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The Bond Buyer
Copyright (c) 2002 Thomson Financial, Inc. All Rights Reserved.

Monday, January 7, 2002

Vol. 339, No. 31298

News

GOP Senators Readying Water SRF Legislation
By Humberto Sanchez

WASHINGTON -- Top Republicans on the Senate Environment and Public Works Committee are expected to introduce legislation, perhaps as early as this month, to reauthorize the drinking water and wastewater state revolving loan fund programs, sources said Friday.

Their plans became clear after a survey conducted by the General Accounting
Office was released late Thursday showing that federal and state sources
provided about $69 billion to build and maintain drinking water and wastewater
infrastructure between fiscal 1991 and 2000.

The survey, which was designed to identify what funds are available for
water infrastructure and where they come from, was requested about a year ago
by Sen. Robert C. Smith, R-N.H., the ranking minority member on the full
committee, and Sen. Michael D. Crapo, R-Idaho, the ranking member of the
committee's fisheries, wildlife and water subcommittee.

The survey is expected to provide Smith and other legislators with
background information that will assist them in developing the SRF
legislation. The bill, sources said, would address just the drinking water and
wastewater SRFs and not any regulatory matters in the Safe Drinking Water Act
and the Clean Water Act, which are controversial and could threaten approval
of the SRF measure.

The legislation is expected to reauthorize the SRFs for five years and
increase their funding levels, but the exact amounts are still being
discussed, the sources said.

Despite Smith and Crapo's interest in reauthorizing the SRFs, committee
chairman James M. Jeffords, I-Vt., has not indicated if he will support their
plan or introduce a bill of his own.

The SRF programs, which are initially funded each fiscal year with grants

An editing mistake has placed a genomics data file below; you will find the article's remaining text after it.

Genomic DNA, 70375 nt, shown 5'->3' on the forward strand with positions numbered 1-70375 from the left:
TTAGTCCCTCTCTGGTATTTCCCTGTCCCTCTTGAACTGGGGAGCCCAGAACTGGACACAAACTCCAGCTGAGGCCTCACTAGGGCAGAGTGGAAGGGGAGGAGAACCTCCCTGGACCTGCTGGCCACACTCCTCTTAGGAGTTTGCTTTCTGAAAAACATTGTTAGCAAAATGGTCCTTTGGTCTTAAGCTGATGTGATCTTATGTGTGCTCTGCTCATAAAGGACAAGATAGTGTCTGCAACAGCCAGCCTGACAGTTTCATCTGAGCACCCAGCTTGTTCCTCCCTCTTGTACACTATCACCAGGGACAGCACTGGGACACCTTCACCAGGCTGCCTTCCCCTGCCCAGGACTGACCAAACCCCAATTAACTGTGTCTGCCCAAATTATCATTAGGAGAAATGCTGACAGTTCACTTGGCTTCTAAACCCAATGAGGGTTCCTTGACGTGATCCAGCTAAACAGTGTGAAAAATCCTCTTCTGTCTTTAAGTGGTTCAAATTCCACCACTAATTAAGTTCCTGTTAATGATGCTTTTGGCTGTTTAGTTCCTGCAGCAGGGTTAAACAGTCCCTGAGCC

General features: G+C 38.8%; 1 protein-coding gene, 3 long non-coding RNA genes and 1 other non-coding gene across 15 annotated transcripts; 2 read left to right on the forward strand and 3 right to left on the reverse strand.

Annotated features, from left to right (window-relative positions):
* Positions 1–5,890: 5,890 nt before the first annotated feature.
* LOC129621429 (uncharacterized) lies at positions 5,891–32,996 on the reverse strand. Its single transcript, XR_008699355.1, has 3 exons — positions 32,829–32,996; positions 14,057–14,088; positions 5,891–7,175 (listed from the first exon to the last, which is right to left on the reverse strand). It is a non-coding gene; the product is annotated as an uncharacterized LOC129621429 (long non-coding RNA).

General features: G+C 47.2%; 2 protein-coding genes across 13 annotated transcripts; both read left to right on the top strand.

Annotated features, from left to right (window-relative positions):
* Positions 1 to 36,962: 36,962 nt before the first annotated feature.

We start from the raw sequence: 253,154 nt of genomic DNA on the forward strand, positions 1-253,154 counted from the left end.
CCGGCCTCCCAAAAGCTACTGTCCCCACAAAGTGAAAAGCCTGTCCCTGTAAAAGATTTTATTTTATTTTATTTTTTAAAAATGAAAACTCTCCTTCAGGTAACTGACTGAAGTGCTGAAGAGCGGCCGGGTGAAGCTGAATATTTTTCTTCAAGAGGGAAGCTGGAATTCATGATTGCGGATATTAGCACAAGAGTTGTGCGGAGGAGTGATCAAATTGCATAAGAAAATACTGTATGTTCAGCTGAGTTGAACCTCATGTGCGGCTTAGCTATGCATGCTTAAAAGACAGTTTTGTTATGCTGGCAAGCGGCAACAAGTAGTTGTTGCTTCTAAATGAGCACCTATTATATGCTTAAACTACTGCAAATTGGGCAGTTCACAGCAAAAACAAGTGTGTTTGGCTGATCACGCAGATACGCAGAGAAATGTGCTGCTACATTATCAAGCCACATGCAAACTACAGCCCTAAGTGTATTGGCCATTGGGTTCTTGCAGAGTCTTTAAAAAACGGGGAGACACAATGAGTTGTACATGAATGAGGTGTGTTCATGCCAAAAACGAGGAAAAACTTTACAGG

from the Environmental Protection Agency, provide low-interest loans to local
governments and operators of sewer and water facilities. The programs have
become a major source of water infrastructure financing and are often
leveraged with bonds. States also issue bonds, in some cases, to provide
required matching funds -- equal to 20% of the federal contribution. The
authorization for the wastewater SRF program expired at the end of fiscal
1994, although Congress has continued to appropriate funds every year since.
The drinking water SRF is authorized through fiscal 2003, which ends Sept. 30,
2003.

In fiscal 2002, which started Oct. 1, the federal government provided $1.35
billion for the wastewater SRF and $800 million for the drinking water SRF.

About half of the 50 states that have SRFs have leveraged their federal
capital grant and matching funds to borrow in the public bond market for
purposes of increasing the pool of available funds for project lending. Nearly
$9 billion has been added to the loan pool through leveraging, according to
the Council of Infrastructure Financing Authorities, which represents state
and local officials that operate SRFs.

The survey, to which 46 states responded, stated that from the fiscal years
1991 through 2000, nine federal agencies provided about $44 billion in a
variety of forms for drinking water and wastewater capital improvements. Four
agencies -- the EPA and the Departments of Agriculture, Housing and Urban
Development, and Commerce -- accounted for approximately 98% of the total.

Over the 10-year period, the EPA provided more than $20 billion in grants to
states to capitalize their revolving loan funds and $4.5 billion in grants for
water and wastewater projects specifically designated in the appropriations
process.

State governments also provided a total of about $25 billion in state funds
available for water infrastructure programs over the past 10 years.
Specifically, the states reported that they collectively contributed about
$10.1 billion to match the EPA's capitalization grants for the drinking water
and wastewater SRFs. This amount consisted of about $3.3 billion from state
appropriations or other state sources, and about $6.8 billion that the states
leveraged -- that is, raised through the sale of state-issued bonds backed by
the funds.

While estimates vary, the amount needed for future capital investments in
drinking water and wastewater infrastructure appears daunting.

"According to the EPA's most recent survey of drinking water systems,
conducted in 1999, the needs are $150.9 billion over 20 years," the GAO survey
said. The Water Infrastructure Network, a consortium of industry, municipal,
and nonprofit associations, recently estimated needs of up to $1 trillion over
the next 20 years for drinking water and wastewater systems combined, when
both the capital investment needs and the cost of financing are considered.

"The actual future needs will likely be met by some combination of local,
state, and federal funding sources," the GAO concluded.

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